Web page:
Solo travel isn’t for the weak. It’s not for those who prefer to live in denial, hidden from their true selves. Or maybe that’s exactly who it’s for — maybe it’s those who need it most.
I traveled to Italy in September for two weeks. It was the longest vacation I’d ever taken from work, and I was nervous about being away for that amount of time. We were in the middle of a big project, but my boss assured me that we had prepared well and the project would go on just fine without me, which gave me mixed emotions. I was glad I didn’t have to stress about the trip, but didn’t want them to get overly comfortable without me.
Just a few days before crossing the pond, my eight-year, on-again/off-again relationship was ended abruptly by an email in my inbox. I was blown away. Were there warning signs? Of course. Was it all his fault? Definitely not. Nevertheless, I was rejected with finality.
With no time to process this news, I spent the first week in Italy at a fairly busy yoga retreat in Tuscany with my mother and sister — an experience I wouldn’t trade for the world. For the second week, I kissed them goodbye and took the train from Florence to Cinque Terre on my own. I love the independence and adventure of traveling alone, but I didn’t realize the biggest adventure would be unearthing the feelings hidden below the surface of my excited exterior.
One night, after a long day of hiking between the tiny fishing villages, I showered and got dressed up for dinner at a cozy, but modern-looking place I’d been eyeing. I left my room confident and primed for an amazing dinner. When it was finally my turn at the host stand, I said, “dinner for one, please.” The hostess responded that they did not have room for one. I politely told her I’d be happy to wait, but she made it clear that they would not ever have a table available for one — then promptly proceeded to seat the couple behind me.
I was devastated. I turned around and tears started flowing down my cheeks. I’d been alone for days, but this was the first time I’d felt lonely. I’m guessing I was turned away simply because the restaurant didn’t think the ROI on a solo diner was worth the table space, but it felt like I was being turned away because I was “Alone,” with a capital A — rejected, unlovable, and unworthy.
I found a bench on the edge of the steep, crooked street and cried for several minutes, feeling completely dejected. Everyone who walked by had a partner. They laughed, smiled, and even argued as they strolled. But they were together, which felt like a collective punch in the gut from all of them at once.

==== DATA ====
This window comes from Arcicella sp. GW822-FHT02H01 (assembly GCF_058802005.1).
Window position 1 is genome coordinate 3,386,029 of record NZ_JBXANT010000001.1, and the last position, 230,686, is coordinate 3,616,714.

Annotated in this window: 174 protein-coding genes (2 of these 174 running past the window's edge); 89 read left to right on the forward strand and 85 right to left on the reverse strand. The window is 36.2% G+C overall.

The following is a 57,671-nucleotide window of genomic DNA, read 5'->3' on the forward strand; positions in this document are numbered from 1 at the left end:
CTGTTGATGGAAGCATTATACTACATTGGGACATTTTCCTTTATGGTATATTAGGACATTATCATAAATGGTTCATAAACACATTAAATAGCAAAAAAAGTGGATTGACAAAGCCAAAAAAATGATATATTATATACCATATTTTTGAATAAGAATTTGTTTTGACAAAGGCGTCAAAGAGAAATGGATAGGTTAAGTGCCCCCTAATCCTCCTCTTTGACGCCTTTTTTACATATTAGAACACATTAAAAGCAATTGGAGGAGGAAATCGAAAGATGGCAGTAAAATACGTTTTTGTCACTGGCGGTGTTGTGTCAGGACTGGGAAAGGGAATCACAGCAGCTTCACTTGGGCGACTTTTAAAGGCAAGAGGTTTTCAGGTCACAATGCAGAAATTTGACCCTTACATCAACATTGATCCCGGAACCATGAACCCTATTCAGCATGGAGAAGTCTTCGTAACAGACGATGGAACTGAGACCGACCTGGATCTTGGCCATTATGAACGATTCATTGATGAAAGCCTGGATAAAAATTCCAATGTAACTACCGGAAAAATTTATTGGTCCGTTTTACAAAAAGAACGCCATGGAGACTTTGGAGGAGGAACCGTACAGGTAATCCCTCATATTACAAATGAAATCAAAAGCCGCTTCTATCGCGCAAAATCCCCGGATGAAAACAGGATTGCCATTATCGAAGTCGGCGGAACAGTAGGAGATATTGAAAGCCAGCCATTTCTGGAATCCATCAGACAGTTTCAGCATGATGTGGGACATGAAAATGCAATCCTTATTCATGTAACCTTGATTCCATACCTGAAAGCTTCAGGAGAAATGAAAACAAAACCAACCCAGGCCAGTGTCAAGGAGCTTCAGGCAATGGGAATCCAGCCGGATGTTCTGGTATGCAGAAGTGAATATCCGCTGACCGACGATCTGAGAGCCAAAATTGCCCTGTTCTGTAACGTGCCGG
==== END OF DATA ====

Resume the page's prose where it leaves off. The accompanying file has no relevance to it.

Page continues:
Eventually, I mustered up enough courage to try a different restaurant. I timidly asked the host if they were willing to seat one. He welcomed me with a smile and escorted me to a table. I held back tears as I tried to eat my feelings via the delicious local specialty, trofie al pesto.
Of course, the pain I felt wasn’t about being turned away from a restaurant. It was about being rejected by someone I loved deeply. It was the catalyst that made me realize I was broken and needed to heal. I spent the rest of my trip slowing down, journaling, meditating, watching the stunning sunsets cast a glow on the pastel cliff sides, soaking up the wonder of an unfamiliar place, and processing the last eight years of my life.
In stark contrast to my beautiful surroundings, coming to terms with with my emotions wasn’t pretty. I worked through anger, sadness, fear, guilt, and relief —to name just a few. I stared myself square in the heart and owned how I contributed to our downfall. It hurt like hell. Honestly, it still does. Gazing at the sea and journaling were my outlets and saviors on that trip.
Ernest Hemingway said, “There is nothing to writing. All you do is sit down at a typewriter and bleed.” And I bled. My journal is filled with thoughts I didn’t realize I needed to think before I gifted myself that time away — thoughts I never knew how to process before then, in that time and in that place.
Did a week on my own cure my heartbreak? Of course not. But it allowed me to feel. It set me on a path of healing I may not have found if I hadn’t taken a leap to plan a solo trip for, serendipitously, the exact time I would need it most.
This wasn’t my first solo trip, and it won’t be my last. The beauty (and sometimes curse) of traveling solo is the obvious — all you have is you. Even though you’re in a different location, you’re forced to embrace and confront the same weaknesses, insecurities, and fears you carry at home. Luckily, you also carry your strengths, happiness, and love. The lens of new experiences and surroundings sheds fresh light on old feelings.
It can be both frightening and empowering to navigate an unfamiliar place on your own. It’s not about escaping yourself or even finding yourself. It’s about remembering who you are and realizing that everything you need and the answers you “found” abroad were already inside you. The key is slowing down to give yourself the time and place to uncover them from beneath the layers of chaos and distraction we create in our daily lives.
Sometimes life rips your heart into pieces and then plants you in a beautifully raw place with nowhere to hide from yourself, from your excuses. It’s in this moment that a new chapter begins, just as it has done a thousand times before. As I realized while watching the sea that week, you can fight against the waves or ride them. Trust the timing of your life.
Originally published at medium.com